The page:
“Cracking your knuckles. You always need to be inflicting pain upon yourself, whether you’re ingesting nicotine and tar into your lungs, or cracking the bones in your precious hands.”

He looks stricken and I feel wistful because I love that word and have decided I simply must use it in the next thing I write. “What’s wrong?” I ask.

“Nothing. It’s just that you know me so well, it scares me sometimes.”

Silly man. It’s because I wrote you.

Have you ever had weird coincidences happen in your writing? Do you have a hard time letting go of your characters?

And, is cracking your knuckles really bad for your hands?

Alarm clock courtesy of Cema Graphics, hyacinths courtesy of Claudia Meyer, both @ stock.xchng

Pardon the Tumbleweeds

Image courtesy Chris Dodutch @ BigStock.comDon’t mind me, I’ll just clear away these tumbleweeds that are blowing over the scenic route. I’m still writing, but it seems I took on too much again and left the blog to gather dust for a while.

What is it this time, you ask?

I’m writing a short story! Well, actually it’s done now and awaiting revision.

Usually not a big deal, as sometimes short stories ambush me and I bash them out in one big two thousand word rush to get them out of my head and onto the page. But in this case I wanted to try to get it right.

Holly Lisle, along with the forum moderators at the revision course I’m currently plodding through is putting together an anthology of stories by her students. Not only that, but there are prizes! Anyone who has taken a Holly Lisle course, from the Plot Clinic (short courses) to the How To Revise Your Novel course is eligible, so if you’re in that category I’m looking at you! The stories must be less than 2500 words long and the anthology even has a theme: Adventures in Creativity.

The thing is, I don’t really know how to write a short story. I write really, really long ones …

Image courtesy of ilker @ Stock.xchngSo I took the same approach I always do and threw up my hands and just started writing. I wrote three hundred words setting the scene for my idea, which was: What if a mysterious character who goes by the name of Dr. M were able to dispense inspiration and ideas, and what if he made house calls? I knew that I was saving what ‘M’ stands for until the very end of the story. I’ll give you a clue though: It’s very hard to pronounce.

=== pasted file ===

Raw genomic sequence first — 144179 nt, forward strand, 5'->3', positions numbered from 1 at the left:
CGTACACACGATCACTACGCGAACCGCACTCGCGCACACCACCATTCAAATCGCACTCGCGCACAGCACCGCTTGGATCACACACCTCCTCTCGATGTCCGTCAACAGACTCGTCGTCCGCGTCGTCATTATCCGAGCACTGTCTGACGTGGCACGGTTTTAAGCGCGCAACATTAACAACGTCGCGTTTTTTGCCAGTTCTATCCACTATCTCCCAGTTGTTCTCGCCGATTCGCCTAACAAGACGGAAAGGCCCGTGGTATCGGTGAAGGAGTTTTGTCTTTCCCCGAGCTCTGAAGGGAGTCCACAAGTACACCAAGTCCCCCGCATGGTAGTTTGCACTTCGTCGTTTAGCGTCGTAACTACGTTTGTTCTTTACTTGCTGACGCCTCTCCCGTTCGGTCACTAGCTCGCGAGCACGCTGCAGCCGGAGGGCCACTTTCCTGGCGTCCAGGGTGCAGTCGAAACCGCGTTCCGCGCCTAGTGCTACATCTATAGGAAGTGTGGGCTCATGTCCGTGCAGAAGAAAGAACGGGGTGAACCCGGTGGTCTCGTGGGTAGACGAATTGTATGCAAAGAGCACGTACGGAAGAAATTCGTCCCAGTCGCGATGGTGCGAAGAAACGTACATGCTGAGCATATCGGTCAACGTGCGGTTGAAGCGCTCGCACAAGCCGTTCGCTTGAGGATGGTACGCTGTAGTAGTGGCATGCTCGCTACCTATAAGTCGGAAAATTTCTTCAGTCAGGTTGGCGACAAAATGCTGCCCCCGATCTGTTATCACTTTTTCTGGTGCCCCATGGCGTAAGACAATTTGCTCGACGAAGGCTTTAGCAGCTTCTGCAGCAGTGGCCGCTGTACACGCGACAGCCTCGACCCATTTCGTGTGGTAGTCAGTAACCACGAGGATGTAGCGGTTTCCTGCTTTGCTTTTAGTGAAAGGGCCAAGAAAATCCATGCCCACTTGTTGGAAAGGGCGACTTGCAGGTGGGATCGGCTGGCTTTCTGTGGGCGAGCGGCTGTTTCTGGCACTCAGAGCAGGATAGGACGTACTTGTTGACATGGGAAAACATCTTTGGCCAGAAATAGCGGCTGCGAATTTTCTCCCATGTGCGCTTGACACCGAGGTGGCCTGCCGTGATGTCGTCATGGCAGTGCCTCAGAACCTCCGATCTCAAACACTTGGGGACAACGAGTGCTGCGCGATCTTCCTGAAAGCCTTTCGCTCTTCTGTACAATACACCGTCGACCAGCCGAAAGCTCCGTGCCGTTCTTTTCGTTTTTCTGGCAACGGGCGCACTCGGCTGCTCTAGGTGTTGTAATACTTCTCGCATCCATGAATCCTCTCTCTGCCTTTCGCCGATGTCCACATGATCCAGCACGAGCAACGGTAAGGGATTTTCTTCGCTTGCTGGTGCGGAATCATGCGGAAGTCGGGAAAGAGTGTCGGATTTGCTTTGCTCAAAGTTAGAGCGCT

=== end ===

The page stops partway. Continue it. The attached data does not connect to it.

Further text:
I set up the main character and what she is facing, but did it in the form of a narrative. Then I stopped writing, and waited, turning the idea over in my head for a day, then sat down to write again. The idea grew.

A cat wandered onto the set. The name of the cat became an important turning point in the story.

I wrote four hundred more words and put the story away.

Dr. M changed from a man to a woman. She carried a suitcase full of feathers and a metal box marked Tea.Image courtesy of gyvulius @ stock.xchn

Four hundred words later, my main character was a costume designer at a fancy garden party.

Her husband arrived.

I did this for a few days in a row and by the time I was at fifteen hundred words, my ending came into focus. Four hundred more words and I summarized the rest of the story in eight or so sentences. I wanted to pace myself but from there a quick seven hundred fifty word session and I was done!